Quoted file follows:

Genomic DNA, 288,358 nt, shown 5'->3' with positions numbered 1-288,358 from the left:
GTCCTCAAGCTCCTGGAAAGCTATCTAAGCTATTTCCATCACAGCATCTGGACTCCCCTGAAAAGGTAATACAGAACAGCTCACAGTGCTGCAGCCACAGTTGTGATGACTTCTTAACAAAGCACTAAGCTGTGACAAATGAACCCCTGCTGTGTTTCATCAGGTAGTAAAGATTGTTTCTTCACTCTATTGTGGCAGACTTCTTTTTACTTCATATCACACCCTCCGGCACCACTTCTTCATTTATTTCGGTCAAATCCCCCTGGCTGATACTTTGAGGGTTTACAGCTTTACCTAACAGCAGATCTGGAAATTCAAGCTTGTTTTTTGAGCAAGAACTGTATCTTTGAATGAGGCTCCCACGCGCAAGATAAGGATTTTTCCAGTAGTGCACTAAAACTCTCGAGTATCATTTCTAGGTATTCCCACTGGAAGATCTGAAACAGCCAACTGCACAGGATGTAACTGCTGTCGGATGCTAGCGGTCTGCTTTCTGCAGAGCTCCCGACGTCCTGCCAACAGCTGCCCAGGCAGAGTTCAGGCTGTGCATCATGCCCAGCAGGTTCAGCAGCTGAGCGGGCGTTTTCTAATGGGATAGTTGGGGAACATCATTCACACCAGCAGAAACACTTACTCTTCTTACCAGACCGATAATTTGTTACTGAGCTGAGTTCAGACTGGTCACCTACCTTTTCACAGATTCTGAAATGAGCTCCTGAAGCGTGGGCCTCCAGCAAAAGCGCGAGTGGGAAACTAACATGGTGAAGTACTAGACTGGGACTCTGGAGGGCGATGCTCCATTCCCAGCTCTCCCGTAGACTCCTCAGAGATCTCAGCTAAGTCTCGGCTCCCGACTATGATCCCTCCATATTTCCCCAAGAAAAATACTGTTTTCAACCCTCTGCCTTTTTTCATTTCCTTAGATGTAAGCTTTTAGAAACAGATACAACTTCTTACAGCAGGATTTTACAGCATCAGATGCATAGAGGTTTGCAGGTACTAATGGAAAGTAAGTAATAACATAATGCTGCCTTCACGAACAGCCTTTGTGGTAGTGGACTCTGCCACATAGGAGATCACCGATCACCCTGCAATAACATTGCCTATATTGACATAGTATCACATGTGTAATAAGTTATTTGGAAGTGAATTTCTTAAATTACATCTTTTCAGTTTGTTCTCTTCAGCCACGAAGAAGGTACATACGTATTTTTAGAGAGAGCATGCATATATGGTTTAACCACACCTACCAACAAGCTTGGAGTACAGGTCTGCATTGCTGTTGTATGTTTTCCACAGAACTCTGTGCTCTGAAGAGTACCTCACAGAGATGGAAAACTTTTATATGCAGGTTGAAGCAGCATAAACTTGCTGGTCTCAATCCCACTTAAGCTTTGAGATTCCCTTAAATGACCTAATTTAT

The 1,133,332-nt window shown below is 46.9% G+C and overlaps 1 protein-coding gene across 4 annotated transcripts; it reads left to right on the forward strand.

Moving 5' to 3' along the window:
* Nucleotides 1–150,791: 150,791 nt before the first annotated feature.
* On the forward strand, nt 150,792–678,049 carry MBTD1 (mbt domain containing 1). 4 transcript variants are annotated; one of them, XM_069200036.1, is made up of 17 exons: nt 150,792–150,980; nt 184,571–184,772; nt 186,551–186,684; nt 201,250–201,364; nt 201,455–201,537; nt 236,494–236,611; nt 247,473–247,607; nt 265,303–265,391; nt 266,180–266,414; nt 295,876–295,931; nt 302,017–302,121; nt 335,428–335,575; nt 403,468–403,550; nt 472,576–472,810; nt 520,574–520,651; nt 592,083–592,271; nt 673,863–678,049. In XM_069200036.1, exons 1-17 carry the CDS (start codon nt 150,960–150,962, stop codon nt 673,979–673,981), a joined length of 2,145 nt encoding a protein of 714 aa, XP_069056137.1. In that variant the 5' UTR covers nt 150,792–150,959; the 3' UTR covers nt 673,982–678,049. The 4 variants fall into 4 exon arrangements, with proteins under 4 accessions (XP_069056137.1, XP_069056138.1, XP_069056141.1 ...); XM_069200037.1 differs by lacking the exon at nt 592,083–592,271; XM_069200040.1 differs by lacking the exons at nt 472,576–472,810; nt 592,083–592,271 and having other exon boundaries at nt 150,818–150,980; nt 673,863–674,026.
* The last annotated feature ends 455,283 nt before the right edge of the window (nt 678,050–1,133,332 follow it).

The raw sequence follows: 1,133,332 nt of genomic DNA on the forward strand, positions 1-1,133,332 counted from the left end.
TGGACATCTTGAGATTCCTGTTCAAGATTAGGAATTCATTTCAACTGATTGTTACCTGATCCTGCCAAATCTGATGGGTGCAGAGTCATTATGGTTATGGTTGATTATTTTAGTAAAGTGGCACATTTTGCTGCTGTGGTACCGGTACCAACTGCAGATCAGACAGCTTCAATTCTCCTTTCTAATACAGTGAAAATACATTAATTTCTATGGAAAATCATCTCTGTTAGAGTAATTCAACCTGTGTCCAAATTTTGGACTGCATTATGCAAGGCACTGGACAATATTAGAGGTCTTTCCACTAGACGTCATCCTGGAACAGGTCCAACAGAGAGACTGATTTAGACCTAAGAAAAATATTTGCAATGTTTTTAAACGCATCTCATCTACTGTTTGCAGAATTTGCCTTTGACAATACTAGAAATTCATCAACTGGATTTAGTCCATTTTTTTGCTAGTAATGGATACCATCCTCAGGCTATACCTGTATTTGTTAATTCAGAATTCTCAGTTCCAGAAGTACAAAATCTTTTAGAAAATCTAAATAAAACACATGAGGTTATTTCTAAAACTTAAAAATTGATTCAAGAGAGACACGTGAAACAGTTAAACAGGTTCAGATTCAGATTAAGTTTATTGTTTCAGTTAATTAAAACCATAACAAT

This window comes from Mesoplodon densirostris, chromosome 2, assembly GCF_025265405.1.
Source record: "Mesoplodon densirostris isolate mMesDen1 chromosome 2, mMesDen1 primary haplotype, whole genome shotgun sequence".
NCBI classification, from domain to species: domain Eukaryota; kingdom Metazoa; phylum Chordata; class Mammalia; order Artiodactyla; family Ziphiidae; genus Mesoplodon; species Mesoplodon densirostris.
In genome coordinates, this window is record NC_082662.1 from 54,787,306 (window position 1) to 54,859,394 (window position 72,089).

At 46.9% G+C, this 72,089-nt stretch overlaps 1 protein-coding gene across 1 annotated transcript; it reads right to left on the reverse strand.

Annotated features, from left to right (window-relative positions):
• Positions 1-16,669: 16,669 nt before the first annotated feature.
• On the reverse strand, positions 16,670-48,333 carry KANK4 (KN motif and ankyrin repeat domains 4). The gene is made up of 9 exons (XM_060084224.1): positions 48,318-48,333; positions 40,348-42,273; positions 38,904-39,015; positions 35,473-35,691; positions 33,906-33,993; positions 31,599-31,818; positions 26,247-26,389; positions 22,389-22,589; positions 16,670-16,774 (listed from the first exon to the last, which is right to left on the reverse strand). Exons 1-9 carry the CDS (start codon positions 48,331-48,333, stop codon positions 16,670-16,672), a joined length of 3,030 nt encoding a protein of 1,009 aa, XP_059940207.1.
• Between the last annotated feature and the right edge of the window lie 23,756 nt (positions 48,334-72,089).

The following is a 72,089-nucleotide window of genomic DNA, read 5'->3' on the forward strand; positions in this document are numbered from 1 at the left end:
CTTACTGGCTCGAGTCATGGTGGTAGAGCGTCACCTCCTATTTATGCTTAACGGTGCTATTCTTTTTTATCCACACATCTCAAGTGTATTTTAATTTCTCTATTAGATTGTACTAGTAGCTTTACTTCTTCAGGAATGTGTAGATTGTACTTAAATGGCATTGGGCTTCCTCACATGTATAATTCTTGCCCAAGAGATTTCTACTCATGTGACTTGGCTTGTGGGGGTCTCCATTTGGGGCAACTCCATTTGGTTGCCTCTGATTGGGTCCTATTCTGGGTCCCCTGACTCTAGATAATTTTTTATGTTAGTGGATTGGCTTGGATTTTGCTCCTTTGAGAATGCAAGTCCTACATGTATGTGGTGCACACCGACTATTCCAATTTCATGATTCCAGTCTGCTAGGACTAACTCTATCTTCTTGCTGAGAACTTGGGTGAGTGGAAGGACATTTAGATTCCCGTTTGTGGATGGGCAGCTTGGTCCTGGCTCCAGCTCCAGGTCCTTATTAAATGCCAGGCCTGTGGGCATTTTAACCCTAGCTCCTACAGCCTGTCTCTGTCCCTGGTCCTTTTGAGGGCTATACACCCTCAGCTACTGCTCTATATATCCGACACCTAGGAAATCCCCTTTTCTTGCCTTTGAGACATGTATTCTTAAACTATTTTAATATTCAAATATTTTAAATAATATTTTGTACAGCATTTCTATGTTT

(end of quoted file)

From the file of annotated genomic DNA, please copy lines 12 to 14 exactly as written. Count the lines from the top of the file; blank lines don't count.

NCBI classification, from domain to species: domain Eukaryota; kingdom Metazoa; phylum Chordata; class Mammalia; order Artiodactyla; family Ziphiidae; genus Mesoplodon; species Mesoplodon densirostris.
In genome coordinates, this window is record NC_082662.1 from 54,787,306 (window position 1) to 54,859,394 (window position 72,089).

At 46.9% G+C, this 72,089-nt stretch overlaps 1 protein-coding gene across 1 annotated transcript; it reads right to left on the reverse strand.